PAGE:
It’s crazy how loyal humans can be. There are the straightforward examples like familial spousal devotion. There’s also platonic allegiance, friendships, coworkers, pets. and the like. But those have an inherently biological explanation, a motivation that harkens back to our tribal days, you know, the “we are animals, too” kind of thing so that’s not weird. One could also sympathize with attachment to country and region. Again, growing up in a certain area evokes primitive bonds to the things you associate with that particular property. If you make the right case, you can even reasonably explain dedication to schools or sports teams. After all, anything you invest the level of emotions you do into sports and alma-maters is going to create some loyalty, though it’s definitely possible to go overboard with those.
No, things don’t really start to get weird until you get into the realm of brand loyalty. For whatever reason, we love to hitch our existence to corporations. Once we find a product, we ride for it with infallible dedication like an infantryman following Patton. I wish I could explain why, but I’m just as guilty of this as the next guy so I can’t even try to tackle the psychological motivations behind us being more loyal to our brands than our loved ones.
It’s unfortunate, devastating, really, when the brand you invited into your home, the brand you viewed as a “favorite uncle who lives in the refrigerator,” to quote Hank Hill, does what brands are so often wont to do, and betrays you. They act purely out of preservation, with no forethought to how you might perceive their behavior. The reality that you are nothing but a statistic to them, a dollar sign, comes crashing down and you’re left wondering why you ever bothered devoting so much of your money to them in the first place.
This betrayal happened most recently to many devoted Anheuser-Busch consumers, one of whom is my beloved colleague Delph. They, and perhaps no one as hard as Delph, rode for Busch like Spartans to battle, and when Anheuser-Busch decided to pivot from partnering with Carson King and his fundraising endeavors after posts Carson’s past were so callously exposed by a ham-fisted, hackneyed journo far guiltier of creating offense online, it left quite a few, and definitely Delph, without a beer to swear their allegiance to.
Well, I can’t stand to see a man without a country. I know the wounds are still fresh. I know many of you are still hurting, and understandably skeptical of placing your trust back into the cold, corporate claws of monolithic beer barons. But I’m here to offer my own beloved brands as refuge. I can’t promise they’ll take away the pain of your betrayal. But I can promise the cans will be cold, and the suds will flow.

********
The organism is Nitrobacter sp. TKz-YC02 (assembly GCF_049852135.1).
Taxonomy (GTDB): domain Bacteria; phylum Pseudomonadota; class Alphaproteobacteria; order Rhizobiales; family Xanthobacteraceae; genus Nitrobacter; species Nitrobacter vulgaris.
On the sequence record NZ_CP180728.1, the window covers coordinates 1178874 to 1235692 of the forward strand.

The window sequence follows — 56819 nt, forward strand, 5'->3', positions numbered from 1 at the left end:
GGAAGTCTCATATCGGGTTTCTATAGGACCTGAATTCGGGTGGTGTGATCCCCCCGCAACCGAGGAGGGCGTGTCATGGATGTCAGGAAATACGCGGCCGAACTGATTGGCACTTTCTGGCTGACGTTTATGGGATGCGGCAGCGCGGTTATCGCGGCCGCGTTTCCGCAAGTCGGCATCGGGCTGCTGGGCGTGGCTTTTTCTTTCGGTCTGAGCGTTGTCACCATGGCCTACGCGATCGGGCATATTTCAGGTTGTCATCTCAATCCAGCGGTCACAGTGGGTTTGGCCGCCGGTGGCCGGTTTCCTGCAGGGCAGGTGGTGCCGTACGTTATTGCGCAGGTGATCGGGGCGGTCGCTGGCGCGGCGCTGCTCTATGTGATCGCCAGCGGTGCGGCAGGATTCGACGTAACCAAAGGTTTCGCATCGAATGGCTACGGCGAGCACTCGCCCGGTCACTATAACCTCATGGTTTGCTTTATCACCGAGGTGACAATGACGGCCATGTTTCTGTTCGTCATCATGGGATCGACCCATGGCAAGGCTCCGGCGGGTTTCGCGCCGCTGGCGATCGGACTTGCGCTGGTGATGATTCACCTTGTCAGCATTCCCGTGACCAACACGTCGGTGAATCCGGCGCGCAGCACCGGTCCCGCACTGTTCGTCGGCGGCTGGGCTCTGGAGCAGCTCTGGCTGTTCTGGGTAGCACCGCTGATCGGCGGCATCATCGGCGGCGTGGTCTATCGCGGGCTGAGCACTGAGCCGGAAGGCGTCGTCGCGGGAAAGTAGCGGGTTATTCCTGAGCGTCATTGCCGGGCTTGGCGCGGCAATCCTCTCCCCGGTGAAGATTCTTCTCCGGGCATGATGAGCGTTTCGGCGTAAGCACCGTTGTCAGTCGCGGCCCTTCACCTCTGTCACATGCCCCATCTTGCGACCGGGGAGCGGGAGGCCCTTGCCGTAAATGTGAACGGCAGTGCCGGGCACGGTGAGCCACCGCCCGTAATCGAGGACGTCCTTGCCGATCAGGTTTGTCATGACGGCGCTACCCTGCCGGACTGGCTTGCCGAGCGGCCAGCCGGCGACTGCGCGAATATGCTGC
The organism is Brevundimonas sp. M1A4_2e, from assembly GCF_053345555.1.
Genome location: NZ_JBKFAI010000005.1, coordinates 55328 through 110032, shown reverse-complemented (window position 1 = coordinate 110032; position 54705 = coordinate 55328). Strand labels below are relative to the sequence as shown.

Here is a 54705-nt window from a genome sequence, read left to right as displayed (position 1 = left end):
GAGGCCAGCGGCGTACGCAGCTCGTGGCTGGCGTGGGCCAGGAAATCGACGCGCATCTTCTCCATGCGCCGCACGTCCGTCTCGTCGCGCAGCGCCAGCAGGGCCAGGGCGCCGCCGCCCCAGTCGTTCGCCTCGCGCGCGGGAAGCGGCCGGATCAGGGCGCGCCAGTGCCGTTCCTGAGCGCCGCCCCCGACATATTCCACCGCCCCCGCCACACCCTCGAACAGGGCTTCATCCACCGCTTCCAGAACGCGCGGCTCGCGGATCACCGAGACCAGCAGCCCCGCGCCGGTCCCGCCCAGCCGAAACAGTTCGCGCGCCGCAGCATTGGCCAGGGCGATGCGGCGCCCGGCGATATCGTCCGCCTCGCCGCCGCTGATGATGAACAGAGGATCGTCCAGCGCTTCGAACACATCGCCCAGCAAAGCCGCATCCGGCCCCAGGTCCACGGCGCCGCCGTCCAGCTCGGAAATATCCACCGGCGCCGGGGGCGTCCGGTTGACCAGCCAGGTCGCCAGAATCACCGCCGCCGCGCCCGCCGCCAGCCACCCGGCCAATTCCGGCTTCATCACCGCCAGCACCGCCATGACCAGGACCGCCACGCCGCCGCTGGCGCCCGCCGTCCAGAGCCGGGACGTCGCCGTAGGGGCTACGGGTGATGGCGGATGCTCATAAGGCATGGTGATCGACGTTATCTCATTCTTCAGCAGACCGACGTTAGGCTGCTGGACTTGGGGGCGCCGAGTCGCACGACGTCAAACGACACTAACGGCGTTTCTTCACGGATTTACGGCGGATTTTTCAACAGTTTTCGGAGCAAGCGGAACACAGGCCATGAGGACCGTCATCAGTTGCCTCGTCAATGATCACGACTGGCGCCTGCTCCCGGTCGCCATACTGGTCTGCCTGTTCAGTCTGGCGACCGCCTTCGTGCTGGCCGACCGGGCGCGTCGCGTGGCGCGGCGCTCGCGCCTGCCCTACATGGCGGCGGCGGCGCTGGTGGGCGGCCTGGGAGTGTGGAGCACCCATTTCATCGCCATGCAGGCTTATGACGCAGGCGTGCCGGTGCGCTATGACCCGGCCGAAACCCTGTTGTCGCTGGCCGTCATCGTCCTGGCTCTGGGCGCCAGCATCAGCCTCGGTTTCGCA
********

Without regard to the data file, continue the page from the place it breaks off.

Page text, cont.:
Coors: I almost distinguished between light and original, but they’re both so wonderful I just couldn’t. Coors Original is the premier sponsor for the PRCA, so if you’re looking for badass wall decor that’s the perfect blend of beer, bulls, and broncs, look no further. Coors original is smooth, and delicious in all its forms, be it can, draft, or bottle, though I myself am partial to the little stubby bottles. When the temps drop, break out the yellow bellies and settle in for a night of staring at a fire in a denim jacket with 4 of your closest friends while no one says a word.
On the flip side, Coors Light is the festive twin. Hot out? Grab you a 16oz bottle, twist that top off, and let a Rocky Mountain cold Coors Light quench your thirst and fill you with cold brewed, cold-filtered deliciousness. Tailgating? Grab a couple 30 racks. I say a couple because it’s so damn smooth you’ll be able to finish one by yourself. Just finished mowing? Snag a koozie, snag a can with the bluest mountains you can find, and hop in the shower for an easily top 5 shower beer.
Lone Star: Lone Star is probably closest to Busch beer in terms of taste and personality. It’s light as hell, it comes in all forms of can and bottle, and it’s a staple for $1 beer happy hours all across the great state of Texas. Similarly to Busch, Lone Star is a harbinger of fall and football season with their release of camouflage tall boy cans with the Texas Trophy Hunters Association logo on them. They also put out awesome Texas Independence Day cans. Additionally, if you get a bottle you’ll get to solve a fun little riddle under the cap. Those of you looking for the closest replacement to your former bud will want to find a Lone Star, but don’t get mad at me when people accuse you of being hung-up on your ex because you went out and got a rebound just like her.
Because I can, I’m tossing Shiner in as an honorable mention. The Bock is a great staple beer, and their Octoberfest is probably my favorite Octoberfest, but quite frankly I think they do too much for those of you accustomed to stocking your fridge with Busch. But who knows. Give ’em a shot. In the meantime, please accept my deepest sympathies during your trying times. I’m here if you need a cold one.